Tuesday, December 1
The third day of Advent finds me brooding about Harry, my springer spaniel. There is nothing of Advent about him.
He is going, not coming. He has bad arthritis and is on steroids, which leave him ravenous. He looks at me with begging, bewildered, sometimes reproachful eyes.
I took him for a walk this morning and noticed that the clicking sound that comes from his hips is getting louder. I have not yet got to the clicking-sound stage of life, but feel we make a good pair of seniors, even if my self-pity is more pronounced than his. “The mass of men lead lives of quiet desperation,” I once told him, quoting from Henry David Thoreau. “Or in your case,” he said drily, “noisy desperation.”
Wednesday, December 2
If you give to beggars in the street – and you have to be exceptionally strong-willed, and in some cases brave, not to – let me recommend one beggar in particular. She is a young woman with a cheerful, attractive face who is tobe found in Oxford Street, not far from John Lewis. Her name is Jane and she has (it seems) all her wordly possessions with her in a rucksack and bags. She plays the penny whistle, or at least often has a penny whistle in her hands. But the most memorable thing about her is that she has a pet polecat, which she nurses in her lap as she smokes a roll-up and watches the passing parade, which in Oxford Street is never a pretty sight.
I thought polecats were creatures in Road Runner cartoons, but not a bit of it. They are to be found in many parts of the United Kingdom, though, as you might expect, the largest concentration is in Wales.
Jane’s polecat is called Troy. The Trojan Polecat! She keeps him on a lead and feeds him from a saucer with what looks like cat food. Sometimes he sleeps in one of her big bags, so that if anyone sticks a pilfering hand into it during the night he gets a nasty shock, and might even, I suppose, lose a finger. That’s the spirit, Jane.
Sunday, December 6
Second Sunday of Advent. I have been reminded during the past week that fasting has its side effects, just like the sleeping pills and beta blockers you keep on your bedside table. Weekday fasting may cause constipation, anxiety and extreme fatigue. Occasionally, though, one experiences feelings of well-being and of confidence, but those feelings (or consolations) do not last long. The main result of my fast is that I crave sweet things and feel resentful and bored. But it is early days yet, and I have high expectations of gaining physically and even spiritually from my modest self-denial by the time I join the Easter parade.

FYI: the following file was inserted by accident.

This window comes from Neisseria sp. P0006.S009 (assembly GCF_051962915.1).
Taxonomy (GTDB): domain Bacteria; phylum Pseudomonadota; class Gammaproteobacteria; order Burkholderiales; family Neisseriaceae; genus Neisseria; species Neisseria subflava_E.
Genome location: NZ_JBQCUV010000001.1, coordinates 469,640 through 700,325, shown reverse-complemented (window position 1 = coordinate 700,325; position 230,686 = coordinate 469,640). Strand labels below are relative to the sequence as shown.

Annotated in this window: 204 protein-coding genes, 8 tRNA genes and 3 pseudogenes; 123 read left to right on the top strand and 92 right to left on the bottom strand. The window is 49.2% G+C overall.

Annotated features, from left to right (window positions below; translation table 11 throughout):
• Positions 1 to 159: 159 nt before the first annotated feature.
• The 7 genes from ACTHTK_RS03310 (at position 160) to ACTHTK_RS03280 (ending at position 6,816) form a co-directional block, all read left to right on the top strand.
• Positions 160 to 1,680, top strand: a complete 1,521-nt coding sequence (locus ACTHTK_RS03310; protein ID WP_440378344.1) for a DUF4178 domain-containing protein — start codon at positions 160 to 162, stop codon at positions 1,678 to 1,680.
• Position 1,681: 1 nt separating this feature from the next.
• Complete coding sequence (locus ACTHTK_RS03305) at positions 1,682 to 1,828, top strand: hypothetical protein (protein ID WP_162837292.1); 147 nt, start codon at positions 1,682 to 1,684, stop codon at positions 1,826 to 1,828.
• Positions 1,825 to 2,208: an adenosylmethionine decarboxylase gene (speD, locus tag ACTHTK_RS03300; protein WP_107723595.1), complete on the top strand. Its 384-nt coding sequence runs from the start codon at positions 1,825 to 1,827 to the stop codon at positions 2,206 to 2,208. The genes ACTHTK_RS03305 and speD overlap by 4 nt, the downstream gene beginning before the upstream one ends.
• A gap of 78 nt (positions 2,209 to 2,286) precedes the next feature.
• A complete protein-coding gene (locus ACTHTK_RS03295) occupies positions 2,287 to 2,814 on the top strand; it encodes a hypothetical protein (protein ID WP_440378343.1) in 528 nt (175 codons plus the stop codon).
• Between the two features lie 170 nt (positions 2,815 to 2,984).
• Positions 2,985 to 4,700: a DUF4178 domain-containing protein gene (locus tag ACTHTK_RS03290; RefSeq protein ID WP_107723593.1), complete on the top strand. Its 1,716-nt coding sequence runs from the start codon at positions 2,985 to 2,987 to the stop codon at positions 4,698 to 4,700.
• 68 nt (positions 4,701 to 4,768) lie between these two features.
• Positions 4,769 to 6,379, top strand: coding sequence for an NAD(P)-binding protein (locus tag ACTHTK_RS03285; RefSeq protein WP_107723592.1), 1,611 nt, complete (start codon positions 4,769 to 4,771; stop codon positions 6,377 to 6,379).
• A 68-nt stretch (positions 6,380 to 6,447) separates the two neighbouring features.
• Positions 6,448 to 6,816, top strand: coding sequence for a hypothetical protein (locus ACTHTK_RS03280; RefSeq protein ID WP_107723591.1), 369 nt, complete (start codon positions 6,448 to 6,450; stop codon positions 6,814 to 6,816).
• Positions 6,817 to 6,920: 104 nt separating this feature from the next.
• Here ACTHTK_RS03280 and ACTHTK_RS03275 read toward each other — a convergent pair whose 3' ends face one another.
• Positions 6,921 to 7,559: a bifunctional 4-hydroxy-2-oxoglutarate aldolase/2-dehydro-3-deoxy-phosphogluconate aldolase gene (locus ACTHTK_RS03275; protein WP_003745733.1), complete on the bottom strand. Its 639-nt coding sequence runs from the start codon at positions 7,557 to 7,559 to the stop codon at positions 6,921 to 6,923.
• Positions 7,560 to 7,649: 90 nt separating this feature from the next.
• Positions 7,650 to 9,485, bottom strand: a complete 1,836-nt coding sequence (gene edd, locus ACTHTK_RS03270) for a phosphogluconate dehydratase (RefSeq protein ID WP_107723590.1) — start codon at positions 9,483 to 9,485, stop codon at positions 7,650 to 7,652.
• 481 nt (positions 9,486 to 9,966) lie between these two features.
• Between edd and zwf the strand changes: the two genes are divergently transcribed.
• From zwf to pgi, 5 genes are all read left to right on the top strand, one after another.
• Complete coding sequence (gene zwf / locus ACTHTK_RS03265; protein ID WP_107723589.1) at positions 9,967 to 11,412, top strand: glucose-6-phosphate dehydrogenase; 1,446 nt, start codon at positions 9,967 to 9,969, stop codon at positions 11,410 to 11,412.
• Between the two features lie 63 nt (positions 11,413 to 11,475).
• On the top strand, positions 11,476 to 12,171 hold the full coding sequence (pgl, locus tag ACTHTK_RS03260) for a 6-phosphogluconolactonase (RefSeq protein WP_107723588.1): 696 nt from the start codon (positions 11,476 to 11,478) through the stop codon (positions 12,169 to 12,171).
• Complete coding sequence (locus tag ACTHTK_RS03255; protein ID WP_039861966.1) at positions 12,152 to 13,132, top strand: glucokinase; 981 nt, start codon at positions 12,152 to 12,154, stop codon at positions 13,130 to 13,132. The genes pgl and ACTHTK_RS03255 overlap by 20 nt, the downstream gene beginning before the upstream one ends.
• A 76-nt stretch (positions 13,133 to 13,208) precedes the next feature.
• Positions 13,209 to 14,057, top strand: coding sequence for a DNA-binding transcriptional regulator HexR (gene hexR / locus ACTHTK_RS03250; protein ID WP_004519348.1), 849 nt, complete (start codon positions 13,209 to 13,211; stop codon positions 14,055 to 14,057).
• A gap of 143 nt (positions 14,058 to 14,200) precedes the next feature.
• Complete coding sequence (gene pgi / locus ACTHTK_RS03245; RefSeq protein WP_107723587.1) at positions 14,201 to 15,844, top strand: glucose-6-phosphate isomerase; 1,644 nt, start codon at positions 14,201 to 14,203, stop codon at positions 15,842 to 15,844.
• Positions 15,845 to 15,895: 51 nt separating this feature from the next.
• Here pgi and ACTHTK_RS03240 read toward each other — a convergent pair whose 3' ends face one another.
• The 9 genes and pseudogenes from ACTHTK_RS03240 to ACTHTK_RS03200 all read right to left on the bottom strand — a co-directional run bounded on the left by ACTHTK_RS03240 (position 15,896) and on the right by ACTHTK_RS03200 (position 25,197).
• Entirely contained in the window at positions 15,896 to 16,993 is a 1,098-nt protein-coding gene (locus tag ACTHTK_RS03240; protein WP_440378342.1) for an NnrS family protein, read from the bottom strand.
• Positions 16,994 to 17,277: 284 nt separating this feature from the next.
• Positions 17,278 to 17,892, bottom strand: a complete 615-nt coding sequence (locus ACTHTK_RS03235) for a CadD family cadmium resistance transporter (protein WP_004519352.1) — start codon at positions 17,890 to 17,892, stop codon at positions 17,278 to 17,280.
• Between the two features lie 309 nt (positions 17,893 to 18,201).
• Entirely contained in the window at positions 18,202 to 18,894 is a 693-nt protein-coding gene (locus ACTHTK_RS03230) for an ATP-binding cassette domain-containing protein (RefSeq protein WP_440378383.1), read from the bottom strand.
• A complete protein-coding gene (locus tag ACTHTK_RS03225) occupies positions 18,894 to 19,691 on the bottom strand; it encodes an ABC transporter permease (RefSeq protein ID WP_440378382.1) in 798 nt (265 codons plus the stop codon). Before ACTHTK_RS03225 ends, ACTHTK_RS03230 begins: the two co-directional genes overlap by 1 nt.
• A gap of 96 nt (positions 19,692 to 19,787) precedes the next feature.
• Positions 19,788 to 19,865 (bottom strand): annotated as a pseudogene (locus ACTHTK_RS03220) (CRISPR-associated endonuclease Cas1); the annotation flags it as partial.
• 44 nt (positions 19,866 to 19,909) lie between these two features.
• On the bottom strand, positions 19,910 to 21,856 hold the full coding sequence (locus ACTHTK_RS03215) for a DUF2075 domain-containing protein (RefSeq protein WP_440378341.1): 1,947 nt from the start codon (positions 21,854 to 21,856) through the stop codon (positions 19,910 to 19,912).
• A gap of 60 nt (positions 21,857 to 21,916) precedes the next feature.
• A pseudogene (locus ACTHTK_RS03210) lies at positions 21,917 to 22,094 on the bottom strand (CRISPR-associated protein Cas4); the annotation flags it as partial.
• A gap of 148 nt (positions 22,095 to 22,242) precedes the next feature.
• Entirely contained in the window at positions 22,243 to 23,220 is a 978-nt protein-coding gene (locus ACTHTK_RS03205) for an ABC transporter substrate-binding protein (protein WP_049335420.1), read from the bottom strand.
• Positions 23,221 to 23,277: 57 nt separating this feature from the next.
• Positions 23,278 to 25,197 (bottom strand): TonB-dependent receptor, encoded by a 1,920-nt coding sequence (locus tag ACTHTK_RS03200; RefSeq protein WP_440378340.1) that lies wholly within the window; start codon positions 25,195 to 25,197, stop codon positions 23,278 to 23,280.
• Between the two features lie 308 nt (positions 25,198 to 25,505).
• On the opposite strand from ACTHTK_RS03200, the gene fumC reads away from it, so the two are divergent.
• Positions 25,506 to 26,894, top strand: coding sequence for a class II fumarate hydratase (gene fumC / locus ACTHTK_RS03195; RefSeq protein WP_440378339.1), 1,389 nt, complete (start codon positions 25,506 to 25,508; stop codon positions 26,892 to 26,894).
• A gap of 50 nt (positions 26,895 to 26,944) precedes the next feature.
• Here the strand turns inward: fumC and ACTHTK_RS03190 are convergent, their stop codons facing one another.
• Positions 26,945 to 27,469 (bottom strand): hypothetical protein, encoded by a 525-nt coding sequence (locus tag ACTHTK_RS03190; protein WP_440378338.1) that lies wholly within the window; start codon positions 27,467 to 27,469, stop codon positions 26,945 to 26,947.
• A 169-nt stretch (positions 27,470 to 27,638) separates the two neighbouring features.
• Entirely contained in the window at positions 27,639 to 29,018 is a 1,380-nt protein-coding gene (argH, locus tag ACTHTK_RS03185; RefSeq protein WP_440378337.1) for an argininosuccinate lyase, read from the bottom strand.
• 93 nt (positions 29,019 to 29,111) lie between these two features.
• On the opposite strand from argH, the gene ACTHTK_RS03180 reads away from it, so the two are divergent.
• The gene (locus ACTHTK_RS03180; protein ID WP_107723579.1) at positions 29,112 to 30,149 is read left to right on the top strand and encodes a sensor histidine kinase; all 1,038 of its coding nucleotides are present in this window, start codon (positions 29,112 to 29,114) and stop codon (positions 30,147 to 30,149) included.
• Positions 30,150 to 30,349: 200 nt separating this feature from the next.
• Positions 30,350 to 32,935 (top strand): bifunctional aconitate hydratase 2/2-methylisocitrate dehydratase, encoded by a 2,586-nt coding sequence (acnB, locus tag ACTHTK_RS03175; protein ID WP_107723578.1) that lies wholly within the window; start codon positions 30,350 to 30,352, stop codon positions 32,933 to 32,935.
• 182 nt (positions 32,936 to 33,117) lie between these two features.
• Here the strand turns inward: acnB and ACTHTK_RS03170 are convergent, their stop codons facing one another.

Monday, December 7
This morning I permitted myself to look at the website of The Remnant, a traditionalist newspaper published in Forest Lake, Minnesota, and I am glad I did. Usually, I avoid the paper because, for me, reading it can become an occasion of sin – the sin in question being anger combined with malicious speculation about the writers. I do not like its violent, often sneering, traditionalism, or its cheesy video service (Remnant TV), which opens with spooky music and reminds one of The Twilight Zone.
But today I found that the website is carrying a splendid piece by Fr Michael Rodriguez, a traditionalist priest of El Paso, Texas, on how not to be an angry traddie. He has a six-point plan, which he addresses to “my dear friends in Christ”. Here you go: “1 We need fewer ‘doctors of theology and doctrine’ and more servantsof Catholic truth in charity. 2 We need less arrogance and more humility. 3 We need fewer ‘answers to the crisis’ and more suffering in silence with love. 4 We need fewer debates and more prayer before the Most Blessed Sacrament. 5 We need less Googling and more meditation on the Passion of Our Lord. 6 We need less standing on traditional soap-boxes, and more standing at the foot of the Cross.”
I cannot imagine a better programme for Advent. It speaks directly to me, to my own shortcomings. I am an arrogant Googler of the first order. All those who are either practising traditionalists or sympathetic to the old Latin Mass will find strength in Fr Rodriguez’s words, but so, too, I sense, will some liberals. There is a strong Marian, or Fatimist, tone in Fr Rodriguez’s writing, which is not to my taste, but I suppose it rather goes with his territory. Fr Rodriguez himself strikes me as being a good man. It is to the credit of Michael Matt, editor of The Remnant, that he published his piece.
Happy Christmas to all in Forest Lake, Minnesota, land of Fargo and home to the biggest shopping mall in the United States.